Banned Book Becomes Top-Seller in Republic


Republic's new best read book

REPUBLIC (MO) – Two books, “Slaughterhouse Five” by Kurt Vonnegut and “Twenty Boy Summer” by Sarah Ockler, have been banned from Republic High School’s curriculum and library. This decision was inspired by complaints from Missouri State University associate professor of management, Les Scoggins, who claims that the books contain material too shocking for teenagers who about to graduate and enter the real world.

The decision has gotten international attention and many students have been curious as to what they are missing out on. While several students are reading Ockler’s novel, many more are reading Vonnegut’s, thanks to donations from the Kurt Vonnegut Library, and because it is consistently ranked as one of the greatest American Novels of the 20th century.

“When I heard Professor Scoggins complain about how many ‘F-words’ are in the book, I couldn’t wait to read it,” said Alan Campbell, a sophomore at Republic High School. “There are actually only sixteen ‘F-words’ in the whole book. I counted. And they are not on every other page, like Scoggins said. I mean, I say more curse words than that before my first class starts each day. But I really liked the book, even though there wasn’t enough swearing.”

“I don’t think they need to be reading this trash,” said Marci Sharp, a member of Republic High School’s PTA, “and I know ‘Slaughterhouse Five’ is trash because I read it! Students shouldn’t be learning about themes like satire, war, fate, and freewill. It just isn’t moral.”

Sharp is encouraging that other books be banned from the school’s library as well. “I think we should get rid of ‘The Great Gatsby.’ Too many parties. And ‘To Kill A Mockingbird.’ It’s plain racist! Oh, and definitely get rid of ‘The Lion The Witch And The Wardrobe,’ because witches are of the devil.”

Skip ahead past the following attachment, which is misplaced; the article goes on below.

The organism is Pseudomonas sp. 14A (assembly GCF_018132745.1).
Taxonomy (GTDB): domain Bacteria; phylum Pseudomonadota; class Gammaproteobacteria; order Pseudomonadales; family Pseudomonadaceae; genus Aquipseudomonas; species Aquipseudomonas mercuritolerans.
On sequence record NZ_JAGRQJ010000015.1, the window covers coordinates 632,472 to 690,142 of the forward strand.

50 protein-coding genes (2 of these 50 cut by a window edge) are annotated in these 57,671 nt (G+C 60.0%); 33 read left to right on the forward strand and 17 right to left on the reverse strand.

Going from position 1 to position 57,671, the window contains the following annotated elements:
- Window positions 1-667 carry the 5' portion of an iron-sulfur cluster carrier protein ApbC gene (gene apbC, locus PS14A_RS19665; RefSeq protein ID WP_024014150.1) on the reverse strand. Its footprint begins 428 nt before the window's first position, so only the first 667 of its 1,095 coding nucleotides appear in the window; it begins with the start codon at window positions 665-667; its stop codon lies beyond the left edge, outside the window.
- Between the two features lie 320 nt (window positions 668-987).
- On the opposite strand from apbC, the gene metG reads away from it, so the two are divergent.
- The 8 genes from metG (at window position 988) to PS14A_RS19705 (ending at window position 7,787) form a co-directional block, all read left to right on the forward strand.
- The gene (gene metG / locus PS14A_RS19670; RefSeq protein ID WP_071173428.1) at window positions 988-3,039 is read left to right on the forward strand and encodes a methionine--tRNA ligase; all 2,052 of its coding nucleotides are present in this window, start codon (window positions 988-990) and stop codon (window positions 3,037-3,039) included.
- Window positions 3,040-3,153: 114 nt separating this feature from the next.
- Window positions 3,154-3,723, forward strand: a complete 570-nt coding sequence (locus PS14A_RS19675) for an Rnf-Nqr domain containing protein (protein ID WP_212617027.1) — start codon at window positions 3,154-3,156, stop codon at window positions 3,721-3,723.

“All of my friends love ‘Slaughterhouse Five’ too,” said Campbell. “I’m so glad Scoggins made such a big deal about it, because otherwise I may have never realized I could enjoy reading so much.”

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  1. Dave says:

    Chambers of commerce and tourist bureaus around the country are watching this one closely. You just can’t buy this kind of attention and the protesters are filling the local motels and popular restaurants. Communities are looking around at what books their schools can discontinue using and raise an international ruckus. My old school considered banning “Silas Marner” and former students cheered. The Atlanta schools proposed banning “Gone with the Wind”. The post baby boom generations have never heard of that book even though it’s only 30 years older than “Slaughterhouse” and they don’t know how Scarlett survived the fire bombing of Atlanta by the Yankees.